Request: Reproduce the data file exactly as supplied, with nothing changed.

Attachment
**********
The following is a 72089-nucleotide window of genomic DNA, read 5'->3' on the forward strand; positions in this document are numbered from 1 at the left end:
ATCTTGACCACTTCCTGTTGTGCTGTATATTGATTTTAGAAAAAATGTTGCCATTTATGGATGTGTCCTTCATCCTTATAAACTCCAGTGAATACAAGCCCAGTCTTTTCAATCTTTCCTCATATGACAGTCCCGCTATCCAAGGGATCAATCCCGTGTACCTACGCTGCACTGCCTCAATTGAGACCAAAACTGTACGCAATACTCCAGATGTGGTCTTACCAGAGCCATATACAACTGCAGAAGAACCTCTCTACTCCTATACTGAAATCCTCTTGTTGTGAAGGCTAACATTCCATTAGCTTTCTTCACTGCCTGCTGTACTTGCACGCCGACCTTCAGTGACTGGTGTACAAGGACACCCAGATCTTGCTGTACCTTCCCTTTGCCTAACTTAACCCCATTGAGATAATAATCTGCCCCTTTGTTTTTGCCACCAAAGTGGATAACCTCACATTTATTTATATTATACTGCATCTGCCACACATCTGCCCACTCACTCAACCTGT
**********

The following is a 72089-nucleotide window of genomic DNA, read 5'->3' on the forward strand; positions in this document are numbered from 1 at the left end:
ATCTTGACCACTTCCTGTTGTGCTGTATATTGATTTTAGAAAAAATGTTGCCATTTATGGATGTGTCCTTCATCCTTATAAACTCCAGTGAATACAAGCCCAGTCTTTTCAATCTTTCCTCATATGACAGTCCCGCTATCCAAGGGATCAATCCCGTGTACCTACGCTGCACTGCCTCAATTGAGACCAAAACTGTACGCAATACTCCAGATGTGGTCTTACCAGAGCCATATACAACTGCAGAAGAACCTCTCTACTCCTATACTGAAATCCTCTTGTTGTGAAGGCTAACATTCCATTAGCTTTCTTCACTGCCTGCTGTACTTGCACGCCGACCTTCAGTGACTGGTGTACAAGGACACCCAGATCTTGCTGTACCTTCCCTTTGCCTAACTTAACCCCATTGAGATAATAATCTGCCCCTTTGTTTTTGCCACCAAAGTGGATAACCTCACATTTATTTATATTATACTGCATCTGCCACACATCTGCCCACTCACTCAACCTGT